Notebook PCs rather than desktops will dominate the PC market of the future, according to Craig Barrett, Intel?s chief executive in his keynote speech at Compaq's Innovate Forum in Houston on Wednesday.
Barrett said that a new Intel processor dubbed Geyserville, which is planned to ship by the end of the year, will provide notebooks with equivalent power to desktop PCs.
And after demonstrating Geyserville on stage during his speech, he added that PC vendors such as Compaq were expected to begin shipping notebooks based on the chip by around Christmas time this year.
"Geyserville allows you to use state of the art processors in energy saving mode while using a battery, and when plugged into the wall, you can up the power," he said.
"This means that notebooks will be able to run at up to 500 MHz while in battery mode and up to 600MHz when plugged into the wall. This will be equivalent to the power capabilities of a desktop at that time. It gives users the best of both worlds," he claimed.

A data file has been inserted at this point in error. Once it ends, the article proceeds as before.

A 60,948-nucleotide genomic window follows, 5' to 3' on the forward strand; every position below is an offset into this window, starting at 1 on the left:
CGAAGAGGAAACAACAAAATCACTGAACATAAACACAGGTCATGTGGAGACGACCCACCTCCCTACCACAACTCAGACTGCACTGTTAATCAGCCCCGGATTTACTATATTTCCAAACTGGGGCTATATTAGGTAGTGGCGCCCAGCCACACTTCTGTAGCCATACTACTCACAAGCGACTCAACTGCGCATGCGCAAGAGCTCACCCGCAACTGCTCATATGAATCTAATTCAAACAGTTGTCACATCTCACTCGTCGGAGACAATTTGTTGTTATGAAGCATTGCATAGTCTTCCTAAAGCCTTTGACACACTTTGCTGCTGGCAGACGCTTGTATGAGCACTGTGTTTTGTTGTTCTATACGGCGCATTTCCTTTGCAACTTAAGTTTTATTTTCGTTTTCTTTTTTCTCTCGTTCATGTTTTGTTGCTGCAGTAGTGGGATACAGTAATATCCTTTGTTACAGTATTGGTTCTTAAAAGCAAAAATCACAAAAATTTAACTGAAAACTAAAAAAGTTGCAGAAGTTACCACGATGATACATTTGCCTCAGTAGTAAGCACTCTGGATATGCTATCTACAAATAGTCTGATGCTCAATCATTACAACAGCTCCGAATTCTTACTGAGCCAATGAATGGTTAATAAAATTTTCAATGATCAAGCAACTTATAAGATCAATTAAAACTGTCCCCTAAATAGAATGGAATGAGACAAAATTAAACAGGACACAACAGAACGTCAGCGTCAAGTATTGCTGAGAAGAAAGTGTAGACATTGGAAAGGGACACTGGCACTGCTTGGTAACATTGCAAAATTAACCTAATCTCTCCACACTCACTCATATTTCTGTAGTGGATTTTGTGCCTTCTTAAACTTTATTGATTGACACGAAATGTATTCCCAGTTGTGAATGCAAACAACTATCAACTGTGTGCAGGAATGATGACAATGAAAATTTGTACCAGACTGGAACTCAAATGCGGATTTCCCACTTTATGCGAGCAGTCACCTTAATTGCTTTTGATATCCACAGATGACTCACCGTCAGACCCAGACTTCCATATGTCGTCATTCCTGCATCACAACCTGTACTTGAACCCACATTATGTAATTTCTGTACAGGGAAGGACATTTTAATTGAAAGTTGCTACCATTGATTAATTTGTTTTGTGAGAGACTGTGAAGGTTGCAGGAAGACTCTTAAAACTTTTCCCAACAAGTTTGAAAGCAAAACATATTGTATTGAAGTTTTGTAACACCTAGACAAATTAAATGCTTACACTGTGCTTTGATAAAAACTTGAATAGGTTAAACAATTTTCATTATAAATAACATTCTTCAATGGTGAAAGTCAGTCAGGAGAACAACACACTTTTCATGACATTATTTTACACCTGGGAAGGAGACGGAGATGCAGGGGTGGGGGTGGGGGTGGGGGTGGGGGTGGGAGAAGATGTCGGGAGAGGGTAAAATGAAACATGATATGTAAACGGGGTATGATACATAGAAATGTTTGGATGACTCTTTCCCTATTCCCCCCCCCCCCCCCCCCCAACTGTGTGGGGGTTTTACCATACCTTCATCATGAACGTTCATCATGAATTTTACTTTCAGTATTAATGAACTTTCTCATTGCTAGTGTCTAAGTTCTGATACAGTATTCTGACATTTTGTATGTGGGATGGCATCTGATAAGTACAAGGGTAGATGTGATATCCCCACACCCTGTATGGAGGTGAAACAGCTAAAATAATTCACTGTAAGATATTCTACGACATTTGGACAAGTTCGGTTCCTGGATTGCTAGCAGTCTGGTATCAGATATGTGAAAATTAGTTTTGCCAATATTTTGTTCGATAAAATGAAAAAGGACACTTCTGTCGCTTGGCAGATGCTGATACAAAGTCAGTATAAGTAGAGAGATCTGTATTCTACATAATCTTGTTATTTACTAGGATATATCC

Mike Winkler, vice president of Compaq's PC products group, said that Geyserville would be available a "little later than we planned," but that he had noticed that large enterprise?s were shifting to notebooks from desktops.
"As notebooks become more powerful, it is a more reasonable alternative to desktops. However, I think that for some time there will be a price premium for notebook PCs. But we are forecasting that the growth of our mobile buisness will be greater than that of our PC business," he said.
He added that desktops would be used more by users such as clerical workers who did not need to travel with their PC.
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